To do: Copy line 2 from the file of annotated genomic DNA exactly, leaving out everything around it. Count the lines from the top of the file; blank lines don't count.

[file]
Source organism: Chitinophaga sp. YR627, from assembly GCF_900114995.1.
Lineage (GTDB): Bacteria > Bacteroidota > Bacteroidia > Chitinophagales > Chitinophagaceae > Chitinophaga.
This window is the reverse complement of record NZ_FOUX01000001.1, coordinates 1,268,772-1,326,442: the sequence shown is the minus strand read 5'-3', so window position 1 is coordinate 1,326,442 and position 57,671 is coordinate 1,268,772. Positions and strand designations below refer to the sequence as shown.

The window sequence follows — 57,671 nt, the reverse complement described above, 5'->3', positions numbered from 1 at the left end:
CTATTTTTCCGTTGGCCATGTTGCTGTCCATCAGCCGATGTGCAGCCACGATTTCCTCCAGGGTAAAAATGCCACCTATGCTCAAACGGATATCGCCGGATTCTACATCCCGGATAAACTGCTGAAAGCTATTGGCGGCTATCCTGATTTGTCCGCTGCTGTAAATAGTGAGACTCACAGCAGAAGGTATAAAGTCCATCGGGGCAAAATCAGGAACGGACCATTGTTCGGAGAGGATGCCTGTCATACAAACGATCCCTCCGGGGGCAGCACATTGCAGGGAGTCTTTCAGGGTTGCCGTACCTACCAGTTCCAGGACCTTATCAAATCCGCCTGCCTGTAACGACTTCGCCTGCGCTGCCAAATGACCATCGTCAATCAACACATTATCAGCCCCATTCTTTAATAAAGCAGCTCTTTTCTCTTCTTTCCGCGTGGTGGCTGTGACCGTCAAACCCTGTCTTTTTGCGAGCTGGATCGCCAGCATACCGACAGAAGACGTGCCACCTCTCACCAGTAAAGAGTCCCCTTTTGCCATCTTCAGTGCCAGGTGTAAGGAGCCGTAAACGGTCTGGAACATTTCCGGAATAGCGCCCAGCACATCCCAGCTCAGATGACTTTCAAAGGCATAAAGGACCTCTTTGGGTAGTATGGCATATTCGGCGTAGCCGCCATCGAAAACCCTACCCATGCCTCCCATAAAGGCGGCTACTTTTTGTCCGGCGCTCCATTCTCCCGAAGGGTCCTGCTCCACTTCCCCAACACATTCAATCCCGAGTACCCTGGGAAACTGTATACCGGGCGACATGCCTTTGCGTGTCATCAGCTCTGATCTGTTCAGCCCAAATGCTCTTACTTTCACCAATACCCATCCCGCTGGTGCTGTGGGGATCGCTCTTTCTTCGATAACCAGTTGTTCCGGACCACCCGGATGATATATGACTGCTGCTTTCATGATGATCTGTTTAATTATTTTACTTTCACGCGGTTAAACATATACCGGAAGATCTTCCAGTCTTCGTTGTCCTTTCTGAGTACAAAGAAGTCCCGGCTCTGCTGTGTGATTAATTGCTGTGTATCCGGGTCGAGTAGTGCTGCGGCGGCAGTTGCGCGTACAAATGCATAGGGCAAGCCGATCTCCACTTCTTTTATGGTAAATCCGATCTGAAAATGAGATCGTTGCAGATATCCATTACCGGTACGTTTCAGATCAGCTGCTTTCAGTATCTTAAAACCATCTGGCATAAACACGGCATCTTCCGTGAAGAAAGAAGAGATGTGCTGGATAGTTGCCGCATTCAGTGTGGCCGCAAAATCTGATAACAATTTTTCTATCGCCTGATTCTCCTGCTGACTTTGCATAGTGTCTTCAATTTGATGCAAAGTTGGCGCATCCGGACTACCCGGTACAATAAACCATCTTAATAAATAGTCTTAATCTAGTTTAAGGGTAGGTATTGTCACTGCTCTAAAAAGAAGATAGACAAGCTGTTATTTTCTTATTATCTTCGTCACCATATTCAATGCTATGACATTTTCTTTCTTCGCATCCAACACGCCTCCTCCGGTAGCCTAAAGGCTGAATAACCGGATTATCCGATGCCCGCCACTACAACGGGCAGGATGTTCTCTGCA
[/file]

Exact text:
Lineage (GTDB): Bacteria > Bacteroidota > Bacteroidia > Chitinophagales > Chitinophagaceae > Chitinophaga.